If Ambridge is typical of rural communities, more than a quarter of those living there will now be retired (according to the ONS – op cit). Employment amongst those 16 to 64 will be below 60% (and significantly slightly below that in urban areas and falling whereas the latter is rising), though the official unemployment rate remains low (op cit). It is not surprising that Brenda’s is not the only story of difficulty in finding work (not that she’s yet tried, but awareness of the problem was one of the factors delaying her resignation from Amside). Darryl’s struggle to hold down a steady job was a factor in the collapse of his world.

Brenda also has had nowhere to live since she left the house she shared with Tom. Again, housing in rural communities is expensive and often in short supply. The picture differs from rural town to village; lower house prices in rural towns seem to indicate that those who move to the countryside want to live in smaller communities rather than in the local centres. Elona and Darryl could only afford the house on the Green in which they lived because Elona’s employer (Peggy) subsidised the rent.

What, we might ask, are the theological questions in all of this? It might be argued that there are justice issues about employment and housing, but that’s not quite the concern here. It is not that Brenda, Elona or Darryl cannot find work or an home but that they cannot find those where they want to live. Any or all of them might (and Darryl and Elona do) move to Borchester or Felpisham where the economic circumstances fit theirs more nearly. Is it more than sentiment that causes me to empathize with their reluctance to do so?

Fundamentally, this is a question about community and human relationships. That Brenda is (inconveniently) staying temporarily with her brother, his wife and two children, points us to the family as being at the heart of the issue; that their house is adjacent to that of her father, step-mother and step-sister indicates that this is a family that wants to stay close. Historically, the extended family has been at the heart of many an English village; that the programme is called ‘The Archers’ rather than ‘Ambridge’ says something about this. But the Christian tradition is profoundly ambiguous on ‘family’. Its value as a loving community is affirmed in the Marriage service, in the affirmations made in Baptism and Dedication services, in the emphasis placed on Mothering Sunday and even on Fathers’ Day in many churches. But against that we hear the harsh words of Jesus in ignoring the arrival of his own mother and brothers (Matt. 12:46-50), asserting that his disciples must care less for their family than for him (Matt. 10:37f.), and stating the inevitability of the gospel dividing families (Matt. 10:21). ‘Family’ is clearly not the greatest good.

Love is: agape in 1 Cor 13. What causes some people to be reluctant to leave the places that they know is often the realization that they leave behind a network of those close to them who love them and value them. One of the features of the 18th century evangelical revival (influenced by Pietism) was the ‘Strangers’ Friendly Society’, a means by which those who had to move to a new community in search of work would find hospitality and care. It was an outworking of agape. Whilst we feel for those who have to move away from communities they know well and whilst it seems unjust that some are prevented from living close to their family because (as sometimes seems to be the case) property prices are forced upwards by those with little or no commitment to the place, the more important question is – where are the places that people find themselves valued and accepted? And perhaps for the churches, if those places are not apparent, what is being done to create or foster them?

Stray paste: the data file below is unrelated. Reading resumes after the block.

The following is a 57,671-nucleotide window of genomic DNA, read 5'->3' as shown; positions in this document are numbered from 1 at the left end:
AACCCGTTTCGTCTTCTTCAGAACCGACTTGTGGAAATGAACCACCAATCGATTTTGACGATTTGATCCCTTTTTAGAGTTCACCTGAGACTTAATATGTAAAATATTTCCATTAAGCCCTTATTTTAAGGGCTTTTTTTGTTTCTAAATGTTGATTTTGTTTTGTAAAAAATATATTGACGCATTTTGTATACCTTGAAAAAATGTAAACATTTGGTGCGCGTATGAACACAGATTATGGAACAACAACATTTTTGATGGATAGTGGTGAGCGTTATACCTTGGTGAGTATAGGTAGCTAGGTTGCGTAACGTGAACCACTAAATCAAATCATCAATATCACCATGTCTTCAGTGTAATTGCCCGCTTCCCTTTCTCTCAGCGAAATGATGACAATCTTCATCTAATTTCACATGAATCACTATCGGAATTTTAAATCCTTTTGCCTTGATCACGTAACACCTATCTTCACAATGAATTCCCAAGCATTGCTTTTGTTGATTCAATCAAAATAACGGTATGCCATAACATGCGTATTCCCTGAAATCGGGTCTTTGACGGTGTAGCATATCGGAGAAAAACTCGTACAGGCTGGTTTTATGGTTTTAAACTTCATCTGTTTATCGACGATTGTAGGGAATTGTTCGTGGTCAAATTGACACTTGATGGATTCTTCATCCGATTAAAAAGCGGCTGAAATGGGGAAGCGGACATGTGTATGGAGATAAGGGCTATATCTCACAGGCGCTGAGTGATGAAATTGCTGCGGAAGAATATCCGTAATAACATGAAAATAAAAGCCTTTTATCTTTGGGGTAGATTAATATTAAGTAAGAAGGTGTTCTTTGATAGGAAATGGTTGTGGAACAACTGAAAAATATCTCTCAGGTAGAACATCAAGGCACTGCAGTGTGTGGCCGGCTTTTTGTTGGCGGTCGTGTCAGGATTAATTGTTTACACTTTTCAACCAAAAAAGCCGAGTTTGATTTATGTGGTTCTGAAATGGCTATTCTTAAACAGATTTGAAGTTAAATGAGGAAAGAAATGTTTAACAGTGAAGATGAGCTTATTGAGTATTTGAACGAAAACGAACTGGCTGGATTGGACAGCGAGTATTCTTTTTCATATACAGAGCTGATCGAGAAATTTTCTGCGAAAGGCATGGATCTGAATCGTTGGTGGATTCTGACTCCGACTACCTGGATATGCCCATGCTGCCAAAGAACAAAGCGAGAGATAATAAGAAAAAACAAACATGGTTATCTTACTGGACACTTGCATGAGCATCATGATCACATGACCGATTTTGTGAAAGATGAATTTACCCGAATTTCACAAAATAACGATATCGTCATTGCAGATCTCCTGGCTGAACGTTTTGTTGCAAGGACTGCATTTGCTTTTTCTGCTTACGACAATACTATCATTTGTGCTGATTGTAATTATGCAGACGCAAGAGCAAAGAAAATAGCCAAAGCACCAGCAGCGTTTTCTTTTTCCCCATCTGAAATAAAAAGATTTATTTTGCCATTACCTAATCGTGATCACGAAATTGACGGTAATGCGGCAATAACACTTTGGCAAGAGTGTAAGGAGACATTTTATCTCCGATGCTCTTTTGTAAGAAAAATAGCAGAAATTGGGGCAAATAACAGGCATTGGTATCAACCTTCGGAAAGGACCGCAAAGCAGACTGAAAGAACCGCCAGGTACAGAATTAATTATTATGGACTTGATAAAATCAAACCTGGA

All cows eat grass

DSCF5171_cropThe new friendship (if that is what it is to be) between Helen and Rob Titchener is across an ideological divide. Helen is wedded to the organic principles of Bridge Farm, where the dairy herd is about to go under the hammer. Rob is the manager of the ‘mega-dairy’ which has created so much controversy. Helen and her family are in the business of creating ‘premium products’ with a traceable provenance: even though they will no longer produce their own milk they maintain that their customers will want to know where it is sourced. Rob’s view is that what the market needs is a secure and cheap supply of milk which his enterprise will supply: ‘not everyone can afford to shop at Ambridge organics’.
At one level the dispute seems simple: Rob is turning farming into an industrial process in which the cows are no more than machines which turn whatever they are fed into milk. They will spend all of their days inside, never apparently seeing the sun or tasting a blade of grass. ‘It’s unnatural!’ But the cows will be housed in clean and airy sheds and will have the best of veterinary attention. It is never in the farmer’s interest to keep an unhappy or stressed animal. As he pointed out to Helen, who is to say that his cows are any less happy than those who spend part of the year outside eating grass but are denied that through the winter?
There are those who argue that in a way Rob’s position is more honest than Helen’s; my vegan friend tells me that she believes that drinking the milk of another animal is fundamentally unnatural. If one’s starting point is that human beings have the right to exploit other animals, then provided that is done efficiently and without cruelty, wherein lies the problem?
Tim Gibson (in Church and Countryside: Insights from Rural Theology) argues that rural theology needs to take account of two relationships – those between human beings and those between human beings and the non-human creation. Does Rob’s position prioritize the first and Helen’s the second? Or is it less simple than that?